Trachelium Caeruleum

A Guide to Growing Trachelium Caeruleum

Trachelium caeruleum is the Latin name for a flowering plant also known as blue throatwort. This is a beautiful flower with showy blooms and foliage. Even though the name mentions the color, blue, the flowers come in several other colors as well, including purple, pink, and white.

Blue throatwort has been around for a very long time, having first achieved great popularity in the Victorian Era. It is sometimes used for cut flowers but most often planted to give added color to flower gardens. Trachelium caeruleum is in the Campanulaceae, or bellflower family.

The individual blue flowers are only around a half inch in diameter but they grow together in large bunches that are as much as eight inches across. That is why they are used in bouquets of cut flowers--they often fill in space between other flowers. In bouquets, the blooms last around ten days.

Trachelium caeruleum originated in the Mediterranean area and is best acclimated to warm weather. In the southern United States, it can be grown as a perennial but only as an annual in northern regions. You can propagate it by seeds or by cuttings. If you are going to plant seeds, do so inside, at least three months before the date of the last frost in your area. The alternative is to buy seedlings in the spring and transplant them in the garden.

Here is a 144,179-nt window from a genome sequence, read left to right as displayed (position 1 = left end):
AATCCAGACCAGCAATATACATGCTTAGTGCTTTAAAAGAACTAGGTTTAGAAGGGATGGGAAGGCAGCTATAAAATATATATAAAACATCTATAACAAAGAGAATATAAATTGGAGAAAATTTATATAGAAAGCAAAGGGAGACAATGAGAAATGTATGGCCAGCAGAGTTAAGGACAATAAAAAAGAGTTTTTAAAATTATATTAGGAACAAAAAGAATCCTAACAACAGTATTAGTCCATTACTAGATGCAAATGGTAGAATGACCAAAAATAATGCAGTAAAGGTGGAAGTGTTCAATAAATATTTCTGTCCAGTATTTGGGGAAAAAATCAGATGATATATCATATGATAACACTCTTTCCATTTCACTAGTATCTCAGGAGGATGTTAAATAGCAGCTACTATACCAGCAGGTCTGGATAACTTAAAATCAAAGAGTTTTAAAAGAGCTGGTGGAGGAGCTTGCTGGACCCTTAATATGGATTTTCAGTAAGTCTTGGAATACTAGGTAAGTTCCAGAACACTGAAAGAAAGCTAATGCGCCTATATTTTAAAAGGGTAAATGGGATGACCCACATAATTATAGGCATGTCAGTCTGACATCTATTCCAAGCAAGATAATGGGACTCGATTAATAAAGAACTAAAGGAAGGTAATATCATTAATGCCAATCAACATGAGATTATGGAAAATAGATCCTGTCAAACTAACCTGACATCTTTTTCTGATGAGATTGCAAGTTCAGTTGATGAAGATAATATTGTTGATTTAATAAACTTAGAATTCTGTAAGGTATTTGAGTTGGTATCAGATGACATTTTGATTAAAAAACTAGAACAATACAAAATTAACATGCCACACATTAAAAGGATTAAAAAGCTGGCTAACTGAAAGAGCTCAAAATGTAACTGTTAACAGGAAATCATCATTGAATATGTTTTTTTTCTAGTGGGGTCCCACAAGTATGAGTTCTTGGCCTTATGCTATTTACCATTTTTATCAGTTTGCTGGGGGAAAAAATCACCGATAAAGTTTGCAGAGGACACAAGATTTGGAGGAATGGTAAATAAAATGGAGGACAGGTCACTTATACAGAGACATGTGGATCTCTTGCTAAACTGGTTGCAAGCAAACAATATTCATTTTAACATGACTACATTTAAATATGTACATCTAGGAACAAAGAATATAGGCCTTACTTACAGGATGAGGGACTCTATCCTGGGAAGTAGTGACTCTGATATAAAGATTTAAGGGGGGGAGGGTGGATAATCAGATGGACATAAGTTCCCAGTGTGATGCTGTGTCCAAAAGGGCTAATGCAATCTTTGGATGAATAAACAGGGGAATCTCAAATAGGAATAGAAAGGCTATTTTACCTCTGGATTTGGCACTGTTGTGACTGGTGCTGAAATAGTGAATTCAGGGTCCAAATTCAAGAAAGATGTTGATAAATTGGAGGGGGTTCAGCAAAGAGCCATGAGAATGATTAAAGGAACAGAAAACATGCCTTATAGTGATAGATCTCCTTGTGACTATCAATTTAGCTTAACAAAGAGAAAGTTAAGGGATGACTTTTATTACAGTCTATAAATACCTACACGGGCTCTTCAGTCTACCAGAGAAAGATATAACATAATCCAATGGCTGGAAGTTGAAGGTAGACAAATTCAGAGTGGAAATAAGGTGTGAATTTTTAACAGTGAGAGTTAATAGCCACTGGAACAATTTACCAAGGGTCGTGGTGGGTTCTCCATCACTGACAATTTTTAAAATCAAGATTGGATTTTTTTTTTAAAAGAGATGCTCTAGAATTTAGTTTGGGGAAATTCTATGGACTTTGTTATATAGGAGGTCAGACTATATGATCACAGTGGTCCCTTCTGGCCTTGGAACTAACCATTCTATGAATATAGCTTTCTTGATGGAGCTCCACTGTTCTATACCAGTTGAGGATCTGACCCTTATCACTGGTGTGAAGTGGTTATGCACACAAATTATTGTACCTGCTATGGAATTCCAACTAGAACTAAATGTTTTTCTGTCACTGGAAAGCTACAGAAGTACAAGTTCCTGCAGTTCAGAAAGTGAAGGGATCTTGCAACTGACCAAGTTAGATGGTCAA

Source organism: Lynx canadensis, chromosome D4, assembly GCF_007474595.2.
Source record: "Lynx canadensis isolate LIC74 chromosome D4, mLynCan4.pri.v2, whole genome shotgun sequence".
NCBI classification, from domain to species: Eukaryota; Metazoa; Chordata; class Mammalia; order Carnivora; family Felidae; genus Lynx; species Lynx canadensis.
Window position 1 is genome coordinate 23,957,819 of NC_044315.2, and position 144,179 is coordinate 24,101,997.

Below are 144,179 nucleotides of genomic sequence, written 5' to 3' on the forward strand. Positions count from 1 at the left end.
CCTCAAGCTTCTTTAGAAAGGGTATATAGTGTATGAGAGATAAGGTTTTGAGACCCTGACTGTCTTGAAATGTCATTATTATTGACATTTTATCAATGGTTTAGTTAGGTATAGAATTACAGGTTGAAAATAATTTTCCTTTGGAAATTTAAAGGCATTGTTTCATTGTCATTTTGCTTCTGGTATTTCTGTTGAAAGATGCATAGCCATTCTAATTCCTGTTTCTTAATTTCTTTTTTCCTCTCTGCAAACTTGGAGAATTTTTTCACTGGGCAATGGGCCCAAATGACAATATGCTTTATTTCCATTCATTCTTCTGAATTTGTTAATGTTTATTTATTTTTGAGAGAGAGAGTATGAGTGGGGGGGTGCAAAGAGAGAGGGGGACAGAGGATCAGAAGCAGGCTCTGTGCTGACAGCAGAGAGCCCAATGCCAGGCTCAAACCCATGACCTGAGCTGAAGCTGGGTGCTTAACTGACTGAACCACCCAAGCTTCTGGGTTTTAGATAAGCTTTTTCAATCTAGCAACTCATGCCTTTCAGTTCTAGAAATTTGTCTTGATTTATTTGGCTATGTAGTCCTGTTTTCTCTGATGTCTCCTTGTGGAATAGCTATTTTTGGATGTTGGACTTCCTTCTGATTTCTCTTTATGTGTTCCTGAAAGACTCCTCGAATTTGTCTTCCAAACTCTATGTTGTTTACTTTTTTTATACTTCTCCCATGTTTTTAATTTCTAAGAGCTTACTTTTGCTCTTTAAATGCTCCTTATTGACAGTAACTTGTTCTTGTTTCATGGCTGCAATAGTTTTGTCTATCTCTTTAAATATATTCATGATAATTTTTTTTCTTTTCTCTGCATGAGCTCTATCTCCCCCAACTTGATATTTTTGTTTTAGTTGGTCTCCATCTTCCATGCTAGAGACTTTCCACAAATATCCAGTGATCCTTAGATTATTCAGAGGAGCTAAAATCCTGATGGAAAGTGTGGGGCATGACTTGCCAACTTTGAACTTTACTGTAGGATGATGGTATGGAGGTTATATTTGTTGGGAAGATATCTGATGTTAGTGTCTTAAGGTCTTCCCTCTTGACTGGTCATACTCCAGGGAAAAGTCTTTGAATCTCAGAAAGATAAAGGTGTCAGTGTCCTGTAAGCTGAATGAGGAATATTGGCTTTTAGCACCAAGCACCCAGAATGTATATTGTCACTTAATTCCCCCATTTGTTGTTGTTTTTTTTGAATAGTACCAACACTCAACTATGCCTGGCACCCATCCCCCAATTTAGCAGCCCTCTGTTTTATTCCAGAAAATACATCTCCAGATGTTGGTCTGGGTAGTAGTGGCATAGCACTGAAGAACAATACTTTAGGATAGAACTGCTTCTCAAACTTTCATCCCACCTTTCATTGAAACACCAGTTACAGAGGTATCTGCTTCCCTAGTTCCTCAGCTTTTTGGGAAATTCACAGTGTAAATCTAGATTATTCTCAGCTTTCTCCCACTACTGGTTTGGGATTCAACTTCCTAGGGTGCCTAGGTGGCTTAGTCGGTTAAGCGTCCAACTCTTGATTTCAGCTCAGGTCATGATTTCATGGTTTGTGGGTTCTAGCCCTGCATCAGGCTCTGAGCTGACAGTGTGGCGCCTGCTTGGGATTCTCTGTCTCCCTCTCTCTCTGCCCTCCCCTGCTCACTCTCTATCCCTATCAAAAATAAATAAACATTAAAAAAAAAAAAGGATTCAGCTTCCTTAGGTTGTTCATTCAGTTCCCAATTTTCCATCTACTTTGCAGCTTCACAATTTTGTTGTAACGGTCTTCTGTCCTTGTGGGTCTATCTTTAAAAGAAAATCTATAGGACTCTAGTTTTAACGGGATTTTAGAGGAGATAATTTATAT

This plant grows to be three feet high and is equally as wide. The leaves are toothed and have a purple hue. The plant will start blossoming in mid-summer and continue until there is a killing frost in the fall. It is one of those plants that require well-drained soil. It also needs partial shade, and this is especially true in warmer climates where there is a sizzling afternoon sun.

Caring for blue throatwort is relatively easy. You should begin in the spring by moving any old foliage and adding some organic fertilizer. A good three-inch mulch of compost spread under the plants will do a good job of getting nutrients to the plant. You will need to keep the soil watered during dry weather.

Among the pests which bother Trachelium caeruleum are spider mites and aphids. Both can be controlled organically in several ways. First of all, spraying them off the leaves with a heavy burst of water from a garden hose will kill aphids. They are easier to kill than many pests because they have a body which is soft-shelled.

Aphids and spider mites and many other small, similar pests can be killed by mixing together dishwashing liquid and water and then spraying the leaves of the plants. Don’t forget to spray the underside of every leaf as well because the aphids cover both sides of the leaf surface. Another variation is to add a couple of tablespoons of oil to the soap and water.

These small insects can also be deterred with sprays made from hot and spicy substances, such as cayenne peppers, garlic or onions. Cut up any of these and boil in a gallon of water for a minimum of fifteen minutes. Wait for it to cool and spray onto the infected plants.

If you are looking for an attractive, flowering plant, you can’t go wrong with Trachelium caeruleum. Try growing it in your garden next season.